Domain names have been treated as a type of intellectual property for years but their precise status has not been clear in the UK, until now.
The owner of the blackjack.com domain decided to roll the dice and asked His Honour Judge Hacon to determine whether or not the domain name was intangible personal property. This case, Hanger Holdings v Perlake Corporation SA & Anor  EWHC 81 (Ch), offers clarity on this important question.
Hanger Holdings, a company in the Cayman Islands, owned the domain name and operated a gambling business on the associated website until 2003, when it transferred the entire business (including domain name) to a Uruguayan company called Perlake.
Perlake agreed to pay US$250,000 plus commission on its revenue. It paid the lump sum... but never made any commission payments.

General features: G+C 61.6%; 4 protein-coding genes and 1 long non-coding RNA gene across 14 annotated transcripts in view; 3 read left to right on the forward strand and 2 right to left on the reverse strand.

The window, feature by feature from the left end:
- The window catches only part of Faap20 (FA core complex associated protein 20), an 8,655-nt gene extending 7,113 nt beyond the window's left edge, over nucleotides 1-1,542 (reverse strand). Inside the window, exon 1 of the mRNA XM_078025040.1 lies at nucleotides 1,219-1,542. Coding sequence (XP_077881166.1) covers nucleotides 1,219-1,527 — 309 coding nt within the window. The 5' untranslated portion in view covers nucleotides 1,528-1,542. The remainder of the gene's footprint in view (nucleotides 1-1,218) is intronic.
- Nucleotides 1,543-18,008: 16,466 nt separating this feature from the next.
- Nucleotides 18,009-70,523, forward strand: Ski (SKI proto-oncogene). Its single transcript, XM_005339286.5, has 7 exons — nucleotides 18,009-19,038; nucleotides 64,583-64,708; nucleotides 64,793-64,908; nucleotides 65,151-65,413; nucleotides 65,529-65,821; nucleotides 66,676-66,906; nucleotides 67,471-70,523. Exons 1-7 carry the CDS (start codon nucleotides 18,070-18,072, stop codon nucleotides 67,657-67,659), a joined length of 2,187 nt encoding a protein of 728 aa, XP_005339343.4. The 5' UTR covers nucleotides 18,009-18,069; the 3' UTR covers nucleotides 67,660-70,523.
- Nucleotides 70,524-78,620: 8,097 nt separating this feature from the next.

In November 2014 Perlake was dissolved, and the domain name was subsequently transferred to Simon Croft (the sole shareholder).
The judge found that the 2003 agreement had been breached materially and irremediably. HHJ Hacon said that domain names (unlike telephone numbers) can be and are freely traded. He concluded that, like registered trade marks, domain names are intangible personal property.
Hanger Holdings therefore acquired an equitable interest in the domain name when the 2003 agreement was terminated, and the company is entitled to call for the assignment of the domain name and other rights.
With the growth in online commerce, domain names are increasingly valuable assets for many companies. This decision affirms for the first time in the UK that they should be treated as personal property in the same way as other IP rights such as trade marks.